This is not surprising of course as the term 'cloud' itself can mean ten different things to ten different people. The sad part is though, that is has been years since the first wave of cloud (started by Amazon) and there's still a fair degree of confusion in the topic.
In fact, I still often refer to the NIST definition of cloud to explain what cloud computing and PaaS actually is and how traditional on-premises middleware installed on IaaS isn't PaaS or iPaaS. This is in fact one of the main motivators of this post.
iPaaSThe term Integration Platform as a Service, or just iPaaS, is generally used when referring to integration capabilities delivered entirely on PaaS cloud infrastructure.
In terms of integration capabilities, iPaaS can deliver the same (and in many cases more) capabilities than the ones available in traditional on-premise middleware. Such capabilities should be sufficient to satisfy the main types of integration requirements:
|Types of Integrations|
Some for example wrongly believe that installing a traditional integration product (i.e. IBM BPM or Mule ESB) on IaaS infrastructure will make it iPaaS.
Well this is far from truth. Let me elaborate on why:
The following diagram is a summary of NIST definition of PaaS, it characteristics and how iPaaS relates to it:
As the diagram suggests, for an integration capability (aka integration platform) to be truly iPaaS, it must comply with NIST's 'essential characteristics of cloud computing'. Following my own interpretation of such:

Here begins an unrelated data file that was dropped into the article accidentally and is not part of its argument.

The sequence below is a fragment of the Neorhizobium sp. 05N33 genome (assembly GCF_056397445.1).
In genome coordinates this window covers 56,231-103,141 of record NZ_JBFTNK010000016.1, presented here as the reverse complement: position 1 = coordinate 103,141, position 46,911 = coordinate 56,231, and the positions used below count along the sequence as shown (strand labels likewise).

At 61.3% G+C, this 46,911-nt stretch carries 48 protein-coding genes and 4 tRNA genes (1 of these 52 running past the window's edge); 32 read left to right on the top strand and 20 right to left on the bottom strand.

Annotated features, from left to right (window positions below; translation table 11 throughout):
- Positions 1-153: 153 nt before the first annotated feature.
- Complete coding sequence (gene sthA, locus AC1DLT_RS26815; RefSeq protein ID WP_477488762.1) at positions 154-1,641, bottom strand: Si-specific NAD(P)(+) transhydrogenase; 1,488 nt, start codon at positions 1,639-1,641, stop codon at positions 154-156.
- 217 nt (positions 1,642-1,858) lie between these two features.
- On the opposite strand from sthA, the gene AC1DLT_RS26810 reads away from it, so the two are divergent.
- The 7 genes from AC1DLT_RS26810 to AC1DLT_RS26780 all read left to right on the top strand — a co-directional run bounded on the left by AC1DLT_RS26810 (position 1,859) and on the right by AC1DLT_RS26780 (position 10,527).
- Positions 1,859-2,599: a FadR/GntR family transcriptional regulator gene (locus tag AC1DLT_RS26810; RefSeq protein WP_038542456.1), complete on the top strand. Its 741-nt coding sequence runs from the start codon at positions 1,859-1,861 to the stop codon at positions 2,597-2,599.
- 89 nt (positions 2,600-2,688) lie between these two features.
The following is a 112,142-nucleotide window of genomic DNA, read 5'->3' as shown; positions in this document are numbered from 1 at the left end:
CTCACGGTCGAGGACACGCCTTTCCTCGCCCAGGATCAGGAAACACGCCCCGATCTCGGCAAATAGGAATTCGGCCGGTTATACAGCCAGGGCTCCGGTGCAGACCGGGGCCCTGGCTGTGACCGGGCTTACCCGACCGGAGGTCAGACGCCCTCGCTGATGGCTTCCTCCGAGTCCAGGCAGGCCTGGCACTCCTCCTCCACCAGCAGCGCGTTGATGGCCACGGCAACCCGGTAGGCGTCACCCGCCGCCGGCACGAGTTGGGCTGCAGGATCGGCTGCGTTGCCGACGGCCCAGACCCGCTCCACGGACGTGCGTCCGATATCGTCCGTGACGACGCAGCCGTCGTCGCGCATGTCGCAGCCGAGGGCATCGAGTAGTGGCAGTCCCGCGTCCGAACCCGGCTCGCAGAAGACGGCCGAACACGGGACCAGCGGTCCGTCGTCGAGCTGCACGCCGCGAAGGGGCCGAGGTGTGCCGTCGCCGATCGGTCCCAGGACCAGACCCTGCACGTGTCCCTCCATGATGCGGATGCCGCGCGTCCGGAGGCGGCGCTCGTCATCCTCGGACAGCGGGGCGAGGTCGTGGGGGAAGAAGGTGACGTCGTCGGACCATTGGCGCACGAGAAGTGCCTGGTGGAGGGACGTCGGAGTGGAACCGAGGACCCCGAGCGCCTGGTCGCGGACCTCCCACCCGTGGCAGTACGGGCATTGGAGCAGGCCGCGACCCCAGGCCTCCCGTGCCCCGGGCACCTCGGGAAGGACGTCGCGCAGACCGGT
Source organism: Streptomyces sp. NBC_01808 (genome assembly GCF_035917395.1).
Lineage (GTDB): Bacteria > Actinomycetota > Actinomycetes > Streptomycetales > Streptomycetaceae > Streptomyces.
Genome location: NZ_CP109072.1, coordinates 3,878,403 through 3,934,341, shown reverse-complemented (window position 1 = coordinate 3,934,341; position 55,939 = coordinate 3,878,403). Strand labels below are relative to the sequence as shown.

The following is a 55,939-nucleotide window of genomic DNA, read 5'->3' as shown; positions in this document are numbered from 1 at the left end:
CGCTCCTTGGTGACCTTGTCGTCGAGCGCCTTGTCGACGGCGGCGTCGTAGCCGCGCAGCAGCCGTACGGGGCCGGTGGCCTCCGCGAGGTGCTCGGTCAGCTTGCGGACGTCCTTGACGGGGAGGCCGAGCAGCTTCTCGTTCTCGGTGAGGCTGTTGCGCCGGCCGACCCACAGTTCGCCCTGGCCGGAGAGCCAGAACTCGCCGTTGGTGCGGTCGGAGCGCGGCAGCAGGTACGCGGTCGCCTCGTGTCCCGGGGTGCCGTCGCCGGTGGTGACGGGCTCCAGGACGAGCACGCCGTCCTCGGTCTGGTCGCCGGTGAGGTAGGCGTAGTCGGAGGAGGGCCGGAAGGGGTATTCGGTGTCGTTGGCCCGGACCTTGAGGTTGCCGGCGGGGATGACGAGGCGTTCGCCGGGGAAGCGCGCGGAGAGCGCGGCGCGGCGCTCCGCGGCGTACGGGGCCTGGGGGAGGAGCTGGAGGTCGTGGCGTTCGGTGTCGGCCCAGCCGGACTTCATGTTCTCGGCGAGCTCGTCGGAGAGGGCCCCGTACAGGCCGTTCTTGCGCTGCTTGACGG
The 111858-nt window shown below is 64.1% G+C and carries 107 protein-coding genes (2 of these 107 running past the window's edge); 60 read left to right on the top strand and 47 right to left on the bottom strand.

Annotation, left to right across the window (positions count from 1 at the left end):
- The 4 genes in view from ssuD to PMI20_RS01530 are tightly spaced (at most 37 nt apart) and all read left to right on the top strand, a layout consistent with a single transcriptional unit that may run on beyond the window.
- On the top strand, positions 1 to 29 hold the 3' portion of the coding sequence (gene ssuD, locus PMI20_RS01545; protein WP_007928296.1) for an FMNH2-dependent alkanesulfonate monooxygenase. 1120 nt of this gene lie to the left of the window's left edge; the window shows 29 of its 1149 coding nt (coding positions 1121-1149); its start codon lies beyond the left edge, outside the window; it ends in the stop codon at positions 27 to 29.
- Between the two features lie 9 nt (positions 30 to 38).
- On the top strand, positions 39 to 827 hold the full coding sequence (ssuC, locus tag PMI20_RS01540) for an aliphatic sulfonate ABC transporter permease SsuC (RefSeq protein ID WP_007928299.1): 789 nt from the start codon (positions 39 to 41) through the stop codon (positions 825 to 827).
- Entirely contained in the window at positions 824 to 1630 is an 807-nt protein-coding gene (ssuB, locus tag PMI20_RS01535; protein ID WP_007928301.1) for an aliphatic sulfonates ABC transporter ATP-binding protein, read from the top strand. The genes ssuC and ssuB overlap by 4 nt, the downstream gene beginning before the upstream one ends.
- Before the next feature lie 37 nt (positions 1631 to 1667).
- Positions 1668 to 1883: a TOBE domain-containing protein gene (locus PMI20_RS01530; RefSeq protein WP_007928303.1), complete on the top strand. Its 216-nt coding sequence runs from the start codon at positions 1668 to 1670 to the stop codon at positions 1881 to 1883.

- On-demand and self-service: it should be possible, at any given point in time, to go to a cloud vendor website (i.e. https://cloud.oracle.com/en_US/integration), browse through the different iPaaS offerings, select the one wanted/needed, purchase it online, using a credit card of course, and in minutes get an email with all details of the instance (already installed and running), how to access it and even use it. No need to talk with a sales representative, negotiate license costs, provision infrastructure, install/configure the software, and so on.
- Broad network access: This is perhaps one of the most important characteristic. Network connectivity to/from iPaaS to other applications has to be fast, reliable and secured. Open internet connection can be unpredictable therefore the cloud vendor must provide alternative means to deliver dedicated high-speed connectivity. For example Oracle Cloud provides a service called Fast Connect, and Amazon a similar one called Direct Connect.
- Resource pooling: Compute resources (i.e. cpu, ram memory, disk space) should be allocated on-demand (without human-intervention) based on resource utilisation or via configuration if desired. It should be possible to increase or reduce resources either on demand and/or based on pre-configured rules.
- Rapid elasticity: During periods of high demand (i.e. black Friday), predicting resource usage can be almost imposable. A true iPaaS platform should be able to autoscale based on configurable rules and resource demand. Idea is that transaction peaks can be handled by scaling horizontally or vertically -without human intervention. When transaction throughput becomes stable, platform resources should reduce automatically to its original size. It should not be the case that it's possible to rapidly add more capacity, but not the other way around...
- Measured service: pay-per-use / subscription-based charging model with complete transparency and visibility over usage and billing. For example, if a given iPaaS is charged based on number of connections to other applications, it should be possible to know exactly how many connections are being used -at any given point in time. If the number of connections is reaching the limit, a notification should be sent so it's possible to allocate more connections. If on the other hand, the number of connections is in average less than subscribed for, a notification should be sent suggesting to reduce the number of subscribed connections.